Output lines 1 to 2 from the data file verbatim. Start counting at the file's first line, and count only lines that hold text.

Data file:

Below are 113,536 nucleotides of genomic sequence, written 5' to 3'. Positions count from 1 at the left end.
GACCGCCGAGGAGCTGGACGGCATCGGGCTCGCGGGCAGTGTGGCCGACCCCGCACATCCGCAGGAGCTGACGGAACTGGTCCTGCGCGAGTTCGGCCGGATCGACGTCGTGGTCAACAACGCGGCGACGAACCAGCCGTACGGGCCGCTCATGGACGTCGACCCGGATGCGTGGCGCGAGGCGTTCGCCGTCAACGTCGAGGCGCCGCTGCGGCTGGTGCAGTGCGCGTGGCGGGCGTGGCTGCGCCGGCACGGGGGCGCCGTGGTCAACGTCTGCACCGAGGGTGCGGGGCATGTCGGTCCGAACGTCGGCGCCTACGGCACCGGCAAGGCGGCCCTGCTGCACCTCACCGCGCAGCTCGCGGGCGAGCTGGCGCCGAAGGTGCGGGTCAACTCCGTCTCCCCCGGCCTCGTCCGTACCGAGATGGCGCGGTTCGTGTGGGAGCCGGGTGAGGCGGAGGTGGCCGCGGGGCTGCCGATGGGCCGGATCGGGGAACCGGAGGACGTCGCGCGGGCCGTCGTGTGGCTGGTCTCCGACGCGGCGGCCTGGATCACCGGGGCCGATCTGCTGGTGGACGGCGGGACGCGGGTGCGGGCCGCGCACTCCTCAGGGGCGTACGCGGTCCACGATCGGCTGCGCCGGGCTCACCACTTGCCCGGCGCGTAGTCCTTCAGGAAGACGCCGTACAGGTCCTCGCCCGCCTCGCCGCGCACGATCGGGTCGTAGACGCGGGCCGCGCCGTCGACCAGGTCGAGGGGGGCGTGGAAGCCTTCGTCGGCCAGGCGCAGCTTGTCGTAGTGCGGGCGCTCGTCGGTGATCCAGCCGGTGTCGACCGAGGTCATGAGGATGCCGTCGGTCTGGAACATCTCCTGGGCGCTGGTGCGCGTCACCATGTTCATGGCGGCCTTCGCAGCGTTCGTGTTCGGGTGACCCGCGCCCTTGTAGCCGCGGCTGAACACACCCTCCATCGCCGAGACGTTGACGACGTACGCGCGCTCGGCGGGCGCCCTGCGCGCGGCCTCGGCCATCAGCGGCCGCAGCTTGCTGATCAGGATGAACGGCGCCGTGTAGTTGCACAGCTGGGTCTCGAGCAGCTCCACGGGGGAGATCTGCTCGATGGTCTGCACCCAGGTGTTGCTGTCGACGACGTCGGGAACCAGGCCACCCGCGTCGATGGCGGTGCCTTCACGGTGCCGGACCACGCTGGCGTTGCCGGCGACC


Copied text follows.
Below are 113,536 nucleotides of genomic sequence, written 5' to 3'. Positions count from 1 at the left end.
GACCGCCGAGGAGCTGGACGGCATCGGGCTCGCGGGCAGTGTGGCCGACCCCGCACATCCGCAGGAGCTGACGGAACTGGTCCTGCGCGAGTTCGGCCGGATCGACGTCGTGGTCAACAACGCGGCGACGAACCAGCCGTACGGGCCGCTCATGGACGTCGACCCGGATGCGTGGCGCGAGGCGTTCGCCGTCAACGTCGAGGCGCCGCTGCGGCTGGTGCAGTGCGCGTGGCGGGCGTGGCTGCGCCGGCACGGGGGCGCCGTGGTCAACGTCTGCACCGAGGGTGCGGGGCATGTCGGTCCGAACGTCGGCGCCTACGGCACCGGCAAGGCGGCCCTGCTGCACCTCACCGCGCAGCTCGCGGGCGAGCTGGCGCCGAAGGTGCGGGTCAACTCCGTCTCCCCCGGCCTCGTCCGTACCGAGATGGCGCGGTTCGTGTGGGAGCCGGGTGAGGCGGAGGTGGCCGCGGGGCTGCCGATGGGCCGGATCGGGGAACCGGAGGACGTCGCGCGGGCCGTCGTGTGGCTGGTCTCCGACGCGGCGGCCTGGATCACCGGGGCCGATCTGCTGGTGGACGGCGGGACGCGGGTGCGGGCCGCGCACTCCTCAGGGGCGTACGCGGTCCACGATCGGCTGCGCCGGGCTCACCACTTGCCCGGCGCGTAGTCCTTCAGGAAGACGCCGTACAGGTCCTCGCCCGCCTCGCCGCGCACGATCGGGTCGTAGACGCGGGCCGCGCCGTCGACCAGGTCGAGGGGGGCGTGGAAGCCTTCGTCGGCCAGGCGCAGCTTGTCGTAGTGCGGGCGCTCGTCGGTGATCCAGCCGGTGTCGACCGAGGTCATGAGGATGCCGTCGGTCTGGAACATCTCCTGGGCGCTGGTGCGCGTCACCATGTTCATGGCGGCCTTCGCAGCGTTCGTGTTCGGGTGACCCGCGCCCTTGTAGCCGCGGCTGAACACACCCTCCATCGCCGAGACGTTGACGACGTACGCGCGCTCGGCGGGCGCCCTGCGCGCGGCCTCGGCCATCAGCGGCCGCAGCTTGCTGATCAGGATGAACGGCGCCGTGTAGTTGCACAGCTGGGTCTCGAGCAGCTCCACGGGGGAGATCTGCTCGATGGTCTGCACCCAGGTGTTGCTGTCGACGACGTCGGGAACCAGGCCACCCGCGTCGATGGCGGTGCCTTCACGGTGCCGGACCACGCTGGCGTTGCCGGCGACC